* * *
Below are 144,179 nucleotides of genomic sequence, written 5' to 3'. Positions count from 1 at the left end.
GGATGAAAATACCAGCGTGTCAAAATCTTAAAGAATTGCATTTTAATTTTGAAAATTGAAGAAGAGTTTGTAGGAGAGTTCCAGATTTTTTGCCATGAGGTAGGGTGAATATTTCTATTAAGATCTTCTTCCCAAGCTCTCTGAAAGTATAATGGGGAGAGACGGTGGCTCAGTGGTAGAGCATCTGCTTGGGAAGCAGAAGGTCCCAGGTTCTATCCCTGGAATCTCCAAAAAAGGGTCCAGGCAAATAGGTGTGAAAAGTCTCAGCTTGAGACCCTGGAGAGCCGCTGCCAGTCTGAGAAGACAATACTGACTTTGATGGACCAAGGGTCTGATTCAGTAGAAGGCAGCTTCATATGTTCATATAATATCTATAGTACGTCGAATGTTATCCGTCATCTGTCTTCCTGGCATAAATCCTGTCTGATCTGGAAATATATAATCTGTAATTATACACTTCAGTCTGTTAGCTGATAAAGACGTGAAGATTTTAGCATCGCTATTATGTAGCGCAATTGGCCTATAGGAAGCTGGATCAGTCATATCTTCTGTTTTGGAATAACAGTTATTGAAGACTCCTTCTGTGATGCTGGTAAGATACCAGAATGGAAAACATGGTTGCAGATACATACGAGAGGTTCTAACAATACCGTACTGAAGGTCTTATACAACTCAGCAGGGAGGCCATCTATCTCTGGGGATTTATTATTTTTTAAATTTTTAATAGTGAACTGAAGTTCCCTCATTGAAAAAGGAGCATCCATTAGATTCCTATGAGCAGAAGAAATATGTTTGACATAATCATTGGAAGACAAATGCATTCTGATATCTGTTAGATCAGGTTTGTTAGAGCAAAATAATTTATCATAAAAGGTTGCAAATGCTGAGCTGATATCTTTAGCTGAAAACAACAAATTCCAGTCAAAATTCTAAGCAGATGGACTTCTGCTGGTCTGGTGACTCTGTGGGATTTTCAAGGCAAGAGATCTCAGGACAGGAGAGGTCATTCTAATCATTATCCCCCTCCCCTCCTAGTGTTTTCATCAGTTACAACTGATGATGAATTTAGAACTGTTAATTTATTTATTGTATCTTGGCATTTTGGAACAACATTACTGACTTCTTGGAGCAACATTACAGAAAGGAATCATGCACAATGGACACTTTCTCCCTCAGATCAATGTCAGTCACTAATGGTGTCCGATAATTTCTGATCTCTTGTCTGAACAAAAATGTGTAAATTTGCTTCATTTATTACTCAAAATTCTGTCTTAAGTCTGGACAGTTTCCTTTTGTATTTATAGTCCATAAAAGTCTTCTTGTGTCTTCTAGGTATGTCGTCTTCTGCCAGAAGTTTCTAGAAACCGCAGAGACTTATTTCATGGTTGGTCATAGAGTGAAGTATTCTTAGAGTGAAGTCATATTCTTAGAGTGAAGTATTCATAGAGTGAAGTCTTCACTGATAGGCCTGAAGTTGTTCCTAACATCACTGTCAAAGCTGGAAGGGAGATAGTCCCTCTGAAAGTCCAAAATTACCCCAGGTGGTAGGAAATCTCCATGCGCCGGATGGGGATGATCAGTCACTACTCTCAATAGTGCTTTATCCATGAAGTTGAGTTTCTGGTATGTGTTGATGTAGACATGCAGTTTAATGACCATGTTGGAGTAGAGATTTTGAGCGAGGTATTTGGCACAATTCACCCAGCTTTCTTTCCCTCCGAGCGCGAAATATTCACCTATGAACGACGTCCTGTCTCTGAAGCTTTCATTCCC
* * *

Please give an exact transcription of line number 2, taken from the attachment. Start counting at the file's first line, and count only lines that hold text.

GGATGAAAATACCAGCGTGTCAAAATCTTAAAGAATTGCATTTTAATTTTGAAAATTGAAGAAGAGTTTGTAGGAGAGTTCCAGATTTTTTGCCATGAGGTAGGGTGAATATTTCTATTAAGATCTTCTTCCCAAGCTCTCTGAAAGTATAATGGGGAGAGACGGTGGCTCAGTGGTAGAGCATCTGCTTGGGAAGCAGAAGGTCCCAGGTTCTATCCCTGGAATCTCCAAAAAAGGGTCCAGGCAAATAGGTGTGAAAAGTCTCAGCTTGAGACCCTGGAGAGCCGCTGCCAGTCTGAGAAGACAATACTGACTTTGATGGACCAAGGGTCTGATTCAGTAGAAGGCAGCTTCATATGTTCATATAATATCTATAGTACGTCGAATGTTATCCGTCATCTGTCTTCCTGGCATAAATCCTGTCTGATCTGGAAATATATAATCTGTAATTATACACTTCAGTCTGTTAGCTGATAAAGACGTGAAGATTTTAGCATCGCTATTATGTAGCGCAATTGGCCTATAGGAAGCTGGATCAGTCATATCTTCTGTTTTGGAATAACAGTTATTGAAGACTCCTTCTGTGATGCTGGTAAGATACCAGAATGGAAAACATGGTTGCAGATACATACGAGAGGTTCTAACAATACCGTACTGAAGGTCTTATACAACTCAGCAGGGAGGCCATCTATCTCTGGGGATTTATTATTTTTTAAATTTTTAATAGTGAACTGAAGTTCCCTCATTGAAAAAGGAGCATCCATTAGATTCCTATGAGCAGAAGAAATATGTTTGACATAATCATTGGAAGACAAATGCATTCTGATATCTGTTAGATCAGGTTTGTTAGAGCAAAATAATTTATCATAAAAGGTTGCAAATGCTGAGCTGATATCTTTAGCTGAAAACAACAAATTCCAGTCAAAATTCTAAGCAGATGGACTTCTGCTGGTCTGGTGACTCTGTGGGATTTTCAAGGCAAGAGATCTCAGGACAGGAGAGGTCATTCTAATCATTATCCCCCTCCCCTCCTAGTGTTTTCATCAGTTACAACTGATGATGAATTTAGAACTGTTAATTTATTTATTGTATCTTGGCATTTTGGAACAACATTACTGACTTCTTGGAGCAACATTACAGAAAGGAATCATGCACAATGGACACTTTCTCCCTCAGATCAATGTCAGTCACTAATGGTGTCCGATAATTTCTGATCTCTTGTCTGAACAAAAATGTGTAAATTTGCTTCATTTATTACTCAAAATTCTGTCTTAAGTCTGGACAGTTTCCTTTTGTATTTATAGTCCATAAAAGTCTTCTTGTGTCTTCTAGGTATGTCGTCTTCTGCCAGAAGTTTCTAGAAACCGCAGAGACTTATTTCATGGTTGGTCATAGAGTGAAGTATTCTTAGAGTGAAGTCATATTCTTAGAGTGAAGTATTCATAGAGTGAAGTCTTCACTGATAGGCCTGAAGTTGTTCCTAACATCACTGTCAAAGCTGGAAGGGAGATAGTCCCTCTGAAAGTCCAAAATTACCCCAGGTGGTAGGAAATCTCCATGCGCCGGATGGGGATGATCAGTCACTACTCTCAATAGTGCTTTATCCATGAAGTTGAGTTTCTGGTATGTGTTGATGTAGACATGCAGTTTAATGACCATGTTGGAGTAGAGATTTTGAGCGAGGTATTTGGCACAATTCACCCAGCTTTCTTTCCCTCCGAGCGCGAAATATTCACCTATGAACGACGTCCTGTCTCTGAAGCTTTCATTCCC